How to Navigate the Disclosure Process:

Navigating the disclosure process can be complex and daunting. It’s not just about being honest; it’s also about being thorough and meticulous. Keeping detailed records, being proactive in providing information, and, most importantly, seeking the guidance of a knowledgeable legal professional are critical steps in ensuring that you meet your disclosure obligations effectively. Remember, it’s about ‘show and tell’, being open and transparent, not ‘hide and seek’.


In family law proceedings, the question “Do I need to disclose that?” bears significant weight. The requirement for full and honest disclosure is a testament to the legal system’s commitment to fairness and justice. Proper disclosure not only contributes to a more transparent legal process but also ensures that the legal advice you receive is as accurate and appropriate as possible, safeguarding your interests and paving the way for a fair resolution. 


Please note that this article is for general information purposes only and is not intended to be relied upon as specific legal advice. Family law can be intricate and complex, and the requirements for disclosure can vary significantly based on individual circumstances, including disputed jurisdictions such as contested de facto relationships. We strongly advise consulting a family lawyer who can provide tailored advice and guidance based on your unique situation.

The Importance of Having a Will in New South Wales


It’s crucial to pause and think about the future. One of the most significant steps in future planning is drafting a will. While many might consider it a task for the distant future, the intricacies of estate law highlight its immediate importance. Here’s why everyone should have a will:

Protection of Assets in NSW: Sydney’s dynamic property market means many residents have significant assets. Estate law in NSW ensures that, with a valid will, these assets are distributed according to your wishes, safeguarding against potential disputes among beneficiaries.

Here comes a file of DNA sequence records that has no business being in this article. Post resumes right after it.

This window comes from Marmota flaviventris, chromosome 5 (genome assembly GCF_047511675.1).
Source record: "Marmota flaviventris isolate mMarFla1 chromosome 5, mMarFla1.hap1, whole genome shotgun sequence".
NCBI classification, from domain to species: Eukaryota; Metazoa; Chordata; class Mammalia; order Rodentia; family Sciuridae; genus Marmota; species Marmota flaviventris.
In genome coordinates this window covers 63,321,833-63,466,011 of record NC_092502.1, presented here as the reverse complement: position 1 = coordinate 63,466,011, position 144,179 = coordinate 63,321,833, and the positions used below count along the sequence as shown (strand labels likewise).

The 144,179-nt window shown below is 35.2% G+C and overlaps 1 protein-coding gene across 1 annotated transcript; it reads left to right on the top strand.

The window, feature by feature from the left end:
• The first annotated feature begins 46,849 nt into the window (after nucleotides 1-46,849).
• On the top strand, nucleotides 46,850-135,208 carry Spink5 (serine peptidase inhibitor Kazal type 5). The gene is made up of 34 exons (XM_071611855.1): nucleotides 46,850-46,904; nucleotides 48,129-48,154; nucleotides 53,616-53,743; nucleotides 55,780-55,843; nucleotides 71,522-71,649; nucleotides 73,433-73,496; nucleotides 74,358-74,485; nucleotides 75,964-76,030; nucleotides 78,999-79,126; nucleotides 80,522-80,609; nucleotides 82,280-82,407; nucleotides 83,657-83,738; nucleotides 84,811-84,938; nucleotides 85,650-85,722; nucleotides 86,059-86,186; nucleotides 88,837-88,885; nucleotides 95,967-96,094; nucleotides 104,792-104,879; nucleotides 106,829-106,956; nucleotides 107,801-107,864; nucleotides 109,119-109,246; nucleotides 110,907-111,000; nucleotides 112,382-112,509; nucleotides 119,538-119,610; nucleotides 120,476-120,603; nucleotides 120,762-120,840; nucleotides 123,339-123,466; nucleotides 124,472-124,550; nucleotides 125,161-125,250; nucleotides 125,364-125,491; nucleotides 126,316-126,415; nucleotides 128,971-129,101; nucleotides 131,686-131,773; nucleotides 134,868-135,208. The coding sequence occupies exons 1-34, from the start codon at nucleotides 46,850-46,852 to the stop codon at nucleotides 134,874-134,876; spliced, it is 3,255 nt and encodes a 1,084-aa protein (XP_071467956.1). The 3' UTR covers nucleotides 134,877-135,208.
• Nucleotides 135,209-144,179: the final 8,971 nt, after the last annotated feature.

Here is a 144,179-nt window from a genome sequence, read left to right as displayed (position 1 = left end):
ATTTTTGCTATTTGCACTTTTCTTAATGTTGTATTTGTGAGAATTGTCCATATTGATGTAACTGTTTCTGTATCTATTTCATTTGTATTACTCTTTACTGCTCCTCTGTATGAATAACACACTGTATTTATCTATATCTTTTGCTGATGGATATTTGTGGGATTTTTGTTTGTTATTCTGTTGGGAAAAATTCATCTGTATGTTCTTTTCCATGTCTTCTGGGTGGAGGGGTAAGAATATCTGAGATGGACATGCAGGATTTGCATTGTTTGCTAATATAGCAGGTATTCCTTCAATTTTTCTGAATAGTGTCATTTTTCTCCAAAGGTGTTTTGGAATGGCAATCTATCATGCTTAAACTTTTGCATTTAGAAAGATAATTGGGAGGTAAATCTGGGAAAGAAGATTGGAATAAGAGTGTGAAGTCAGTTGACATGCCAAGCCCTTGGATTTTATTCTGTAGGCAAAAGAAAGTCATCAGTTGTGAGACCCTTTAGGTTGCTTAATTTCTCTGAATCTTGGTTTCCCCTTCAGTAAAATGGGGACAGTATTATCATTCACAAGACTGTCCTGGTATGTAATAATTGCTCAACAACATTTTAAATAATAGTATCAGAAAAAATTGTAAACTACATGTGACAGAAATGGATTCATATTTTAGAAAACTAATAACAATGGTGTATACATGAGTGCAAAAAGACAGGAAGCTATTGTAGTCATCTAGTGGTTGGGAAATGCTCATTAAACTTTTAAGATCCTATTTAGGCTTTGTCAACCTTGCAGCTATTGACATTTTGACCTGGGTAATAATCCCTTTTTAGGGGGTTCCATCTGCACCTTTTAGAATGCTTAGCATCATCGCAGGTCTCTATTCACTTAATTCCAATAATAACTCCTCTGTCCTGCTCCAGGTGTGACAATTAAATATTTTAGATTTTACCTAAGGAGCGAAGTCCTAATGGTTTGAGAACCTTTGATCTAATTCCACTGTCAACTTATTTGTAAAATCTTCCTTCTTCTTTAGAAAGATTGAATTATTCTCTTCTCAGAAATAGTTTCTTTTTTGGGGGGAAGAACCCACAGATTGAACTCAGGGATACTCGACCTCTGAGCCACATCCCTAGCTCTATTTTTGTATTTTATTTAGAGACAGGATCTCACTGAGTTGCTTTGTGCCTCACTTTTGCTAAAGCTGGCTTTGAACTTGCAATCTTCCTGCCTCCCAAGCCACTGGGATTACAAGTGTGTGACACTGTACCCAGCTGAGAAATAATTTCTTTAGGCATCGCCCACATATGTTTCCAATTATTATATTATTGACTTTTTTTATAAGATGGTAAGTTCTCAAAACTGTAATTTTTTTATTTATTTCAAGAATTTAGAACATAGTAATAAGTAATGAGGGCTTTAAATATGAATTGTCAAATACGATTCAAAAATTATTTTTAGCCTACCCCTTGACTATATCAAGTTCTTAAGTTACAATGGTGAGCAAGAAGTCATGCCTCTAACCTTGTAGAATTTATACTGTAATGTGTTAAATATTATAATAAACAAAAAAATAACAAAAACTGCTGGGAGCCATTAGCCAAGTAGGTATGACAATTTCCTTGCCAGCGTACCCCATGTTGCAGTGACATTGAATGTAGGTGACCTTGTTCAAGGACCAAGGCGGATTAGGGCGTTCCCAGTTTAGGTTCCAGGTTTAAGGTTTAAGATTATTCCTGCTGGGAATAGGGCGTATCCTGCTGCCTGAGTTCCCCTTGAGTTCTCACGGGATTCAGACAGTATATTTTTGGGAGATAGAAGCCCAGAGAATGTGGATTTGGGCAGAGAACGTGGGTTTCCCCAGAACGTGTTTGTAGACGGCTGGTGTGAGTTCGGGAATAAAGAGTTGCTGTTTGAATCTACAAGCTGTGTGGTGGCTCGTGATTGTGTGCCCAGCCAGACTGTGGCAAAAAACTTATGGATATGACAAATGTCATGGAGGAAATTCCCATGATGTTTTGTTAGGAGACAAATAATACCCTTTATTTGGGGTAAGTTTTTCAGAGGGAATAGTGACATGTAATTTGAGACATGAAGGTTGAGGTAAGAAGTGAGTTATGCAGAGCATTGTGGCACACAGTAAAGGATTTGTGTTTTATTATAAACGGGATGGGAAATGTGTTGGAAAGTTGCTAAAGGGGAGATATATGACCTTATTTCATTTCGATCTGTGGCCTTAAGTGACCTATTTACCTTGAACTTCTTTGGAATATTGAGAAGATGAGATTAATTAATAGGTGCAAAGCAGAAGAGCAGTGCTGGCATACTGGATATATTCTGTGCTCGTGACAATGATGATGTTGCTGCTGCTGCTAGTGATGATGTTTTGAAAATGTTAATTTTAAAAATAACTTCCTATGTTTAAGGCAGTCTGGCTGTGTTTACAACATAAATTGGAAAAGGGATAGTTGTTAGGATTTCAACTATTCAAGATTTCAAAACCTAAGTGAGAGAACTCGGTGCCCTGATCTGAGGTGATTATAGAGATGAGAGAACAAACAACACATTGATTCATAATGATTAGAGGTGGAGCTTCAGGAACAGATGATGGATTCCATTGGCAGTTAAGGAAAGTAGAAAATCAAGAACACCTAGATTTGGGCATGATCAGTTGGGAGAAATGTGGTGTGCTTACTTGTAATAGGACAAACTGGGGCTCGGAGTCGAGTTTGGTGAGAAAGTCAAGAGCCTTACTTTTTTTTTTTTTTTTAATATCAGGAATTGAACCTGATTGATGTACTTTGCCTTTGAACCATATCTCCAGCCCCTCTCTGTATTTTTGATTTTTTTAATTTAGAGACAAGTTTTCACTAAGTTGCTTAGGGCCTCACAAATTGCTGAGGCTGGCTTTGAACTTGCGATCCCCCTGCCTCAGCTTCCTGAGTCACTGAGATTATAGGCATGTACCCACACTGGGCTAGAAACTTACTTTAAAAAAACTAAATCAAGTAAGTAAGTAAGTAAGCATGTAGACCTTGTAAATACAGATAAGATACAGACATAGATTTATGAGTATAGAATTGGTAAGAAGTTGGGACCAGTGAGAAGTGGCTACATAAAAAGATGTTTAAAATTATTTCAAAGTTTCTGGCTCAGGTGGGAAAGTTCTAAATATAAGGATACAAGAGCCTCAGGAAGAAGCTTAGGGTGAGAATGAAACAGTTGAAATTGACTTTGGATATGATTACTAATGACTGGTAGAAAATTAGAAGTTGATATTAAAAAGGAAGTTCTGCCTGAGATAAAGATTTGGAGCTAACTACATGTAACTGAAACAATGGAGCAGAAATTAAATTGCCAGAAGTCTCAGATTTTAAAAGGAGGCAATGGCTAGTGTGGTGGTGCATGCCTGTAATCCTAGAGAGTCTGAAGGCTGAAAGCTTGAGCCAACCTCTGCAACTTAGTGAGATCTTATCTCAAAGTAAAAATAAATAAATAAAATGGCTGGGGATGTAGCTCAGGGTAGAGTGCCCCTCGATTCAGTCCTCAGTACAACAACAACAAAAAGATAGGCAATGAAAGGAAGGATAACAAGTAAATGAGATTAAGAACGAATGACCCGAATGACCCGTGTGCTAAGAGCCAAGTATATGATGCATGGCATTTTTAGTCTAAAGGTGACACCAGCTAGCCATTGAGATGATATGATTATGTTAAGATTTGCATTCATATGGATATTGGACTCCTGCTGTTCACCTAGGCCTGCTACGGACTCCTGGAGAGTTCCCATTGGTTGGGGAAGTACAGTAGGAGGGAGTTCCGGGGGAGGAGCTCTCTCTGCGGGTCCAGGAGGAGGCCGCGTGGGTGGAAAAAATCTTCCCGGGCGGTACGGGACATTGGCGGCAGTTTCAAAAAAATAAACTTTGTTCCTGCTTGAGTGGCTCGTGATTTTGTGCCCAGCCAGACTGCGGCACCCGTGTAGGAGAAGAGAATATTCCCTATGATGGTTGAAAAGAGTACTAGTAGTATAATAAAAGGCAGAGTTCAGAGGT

The Consequences of Intestacy in NSW: Dying without a will in NSW results in an intestate estate. The Succession Act 2006 (NSW) then dictates the distribution of assets, which may not align with the deceased’s wishes, leading to potential family disputes as well as increased costs.

Efficient Probate Process: A clear and legally sound will can expedite the probate process in NSW. It provides clarity to executors, ensuring assets are distributed without unnecessary legal complications.

Charitable Contributions: A will allows a person to leave a legacy in the form of charitable donations, ensuring their philanthropic desires are met under NSW law.

Peace of Mind with NSW Regulations: Drafting a will in compliance with NSW laws provides peace of mind. It ensures that your wishes align with the legal requirements of the state, guaranteeing their execution.

The Need For Professional Assistance in NSW

Estate law in NSW is intricate. While DIY will kits are available, they might not capture the complexities of individual situations or the specific requirements of NSW law. A minor oversight can render a will invalid or lead to unintended legal consequences and costs. 

It’s advisable to consult with a local legal firm familiar with NSW estate laws. Our team at Redmond Hale Simpson is well-versed in the nuances of estate planning in Sydney and we’re here to guide you through this process. 

Most legally drafted will typically start from $400 and increases depending on the complexity.

Contact Us to find out more.